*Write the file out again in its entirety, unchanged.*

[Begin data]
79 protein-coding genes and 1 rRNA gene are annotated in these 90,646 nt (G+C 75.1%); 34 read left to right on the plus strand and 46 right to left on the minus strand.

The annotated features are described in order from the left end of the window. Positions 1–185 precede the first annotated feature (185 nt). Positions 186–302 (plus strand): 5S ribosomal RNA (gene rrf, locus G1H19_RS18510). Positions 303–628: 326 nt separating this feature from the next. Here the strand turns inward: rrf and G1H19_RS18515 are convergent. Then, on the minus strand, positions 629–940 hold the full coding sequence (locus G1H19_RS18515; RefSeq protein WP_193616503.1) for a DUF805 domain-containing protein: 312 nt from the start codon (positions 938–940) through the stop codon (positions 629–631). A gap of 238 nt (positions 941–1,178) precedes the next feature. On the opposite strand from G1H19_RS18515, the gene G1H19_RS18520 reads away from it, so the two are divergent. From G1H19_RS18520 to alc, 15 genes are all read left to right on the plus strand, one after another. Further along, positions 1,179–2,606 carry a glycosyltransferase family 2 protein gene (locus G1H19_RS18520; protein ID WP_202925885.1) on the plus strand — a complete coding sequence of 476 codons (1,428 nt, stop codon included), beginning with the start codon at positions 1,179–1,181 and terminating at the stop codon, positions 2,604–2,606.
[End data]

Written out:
79 protein-coding genes and 1 rRNA gene are annotated in these 90,646 nt (G+C 75.1%); 34 read left to right on the plus strand and 46 right to left on the minus strand.

The annotated features are described in order from the left end of the window. Positions 1–185 precede the first annotated feature (185 nt). Positions 186–302 (plus strand): 5S ribosomal RNA (gene rrf, locus G1H19_RS18510). Positions 303–628: 326 nt separating this feature from the next. Here the strand turns inward: rrf and G1H19_RS18515 are convergent. Then, on the minus strand, positions 629–940 hold the full coding sequence (locus G1H19_RS18515; RefSeq protein WP_193616503.1) for a DUF805 domain-containing protein: 312 nt from the start codon (positions 938–940) through the stop codon (positions 629–631). A gap of 238 nt (positions 941–1,178) precedes the next feature. On the opposite strand from G1H19_RS18515, the gene G1H19_RS18520 reads away from it, so the two are divergent. From G1H19_RS18520 to alc, 15 genes are all read left to right on the plus strand, one after another. Further along, positions 1,179–2,606 carry a glycosyltransferase family 2 protein gene (locus G1H19_RS18520; protein ID WP_202925885.1) on the plus strand — a complete coding sequence of 476 codons (1,428 nt, stop codon included), beginning with the start codon at positions 1,179–1,181 and terminating at the stop codon, positions 2,604–2,606.